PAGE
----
MOUNT PLEASANT - The town's most prominent government building soon will be razed and replaced by what could be one of its most prominent parks.
It's all part of a $22 million project to rebuild the existing Town Hall at Houston Northcutt Boulevard and Ann Edwards Lane.
Those who want to see what this all may look like once work is finished in two years may stop by a Tuesday workshop at Town Council chambers.
The park not only will serve as the entrance to Town Hall but also will frame the building's most impressive facade, said Sam Herin of Stubbs Muldrow Herin Architects Inc., which is designing the new town hall.
"We're pretty excited about unveiling this thing," he said.
The park area is about the same size as the Washington Square park behind Charleston City Hall. The part of Town Hall that will front on the park will be its lobby and main room, a room that will be used for both council meetings and municipal court.
"There's a lot of talk about transparent government," Herin said. "I'm hoping the building will come alive when you drive by it on a Tuesday night and you see the council is meeting."
Landscape architect Bill Eubanks of Seamon Whiteside Associates will lead Tuesday's workshop on the park.
Eubanks said he has done a few studies, "but we've set all of those aside until after these public meetings. As far as I'm concerned, it's a blank slate. We have those existing trees, but after the existing building and the existing parking lot are removed, it really is a blank slate."
The public can talk about things it wants to see in the park, such as a lawn, more trees, a fountain, public art, benches, and a playground.
Town Administrator Eric DeMoura said the budget still looks like $22 million, all of which will come from a tax increment financing district. Such districts siphon off taxes that otherwise would go to county government and schools and give them to a city for public improvements.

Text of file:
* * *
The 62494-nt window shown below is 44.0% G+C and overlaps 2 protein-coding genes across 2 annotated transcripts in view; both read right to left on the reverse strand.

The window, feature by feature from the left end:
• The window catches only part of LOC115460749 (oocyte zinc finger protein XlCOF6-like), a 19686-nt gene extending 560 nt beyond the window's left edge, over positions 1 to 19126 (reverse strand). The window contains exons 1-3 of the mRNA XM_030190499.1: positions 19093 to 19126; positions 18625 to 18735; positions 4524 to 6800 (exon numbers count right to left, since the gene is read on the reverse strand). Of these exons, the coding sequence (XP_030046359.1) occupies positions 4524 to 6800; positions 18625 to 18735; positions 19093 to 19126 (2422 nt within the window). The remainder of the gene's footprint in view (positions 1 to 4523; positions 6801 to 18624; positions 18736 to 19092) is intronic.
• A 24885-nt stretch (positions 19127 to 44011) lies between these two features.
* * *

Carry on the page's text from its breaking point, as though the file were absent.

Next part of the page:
Work could begin on the project's first phase early next year, as the planning and administrative offices are relocated so their current buildings can be torn down. The new Town Hall will be three stories and occupy the northern part of the site, along the back of the Whole Foods shopping center.
Once the new Town Hall can be occupied, the final phase - demolishing the town's other existing buildings and creating a new parking lot and the new park - could wrap up by the summer of 2016.
The existing track won't be affected, and while the current gymnasium will be razed, the town is saving room on its 11 acres for a new one.
Council made the decision to build a new Town Hall on its current site for two reasons: It already owned the land and a tax increment financing district would help defray a large part of the cost. That would not be the case for a more centrally located site.
Still, town resident Mike Schwartz, who lives more than 10 miles away in Charleston National, said he was bothered that the town dismissed a more central location and offered little chance for public input.
"It just seems to me when there's an opportunity to put the town hall in a more central location, it ought to be looked at very seriously to see if that's a better thing to do," he said. "Where the Town Hall is located right now is not visible at all."
Herin and project architect Billy Connell said they are trying to create a building whose colors and design reflect the town's unique sense of place - from marsh colors inside to the hues of hand-made bricks to a pattern recalling sweetgrass baskets. But the building's sheer size presents its own challenge.
"How do you make something in Mount Pleasant look like old Mount Pleasant when it's 87,000 square feet?" Herin asked.
Reach Robert Behre at 937-5771.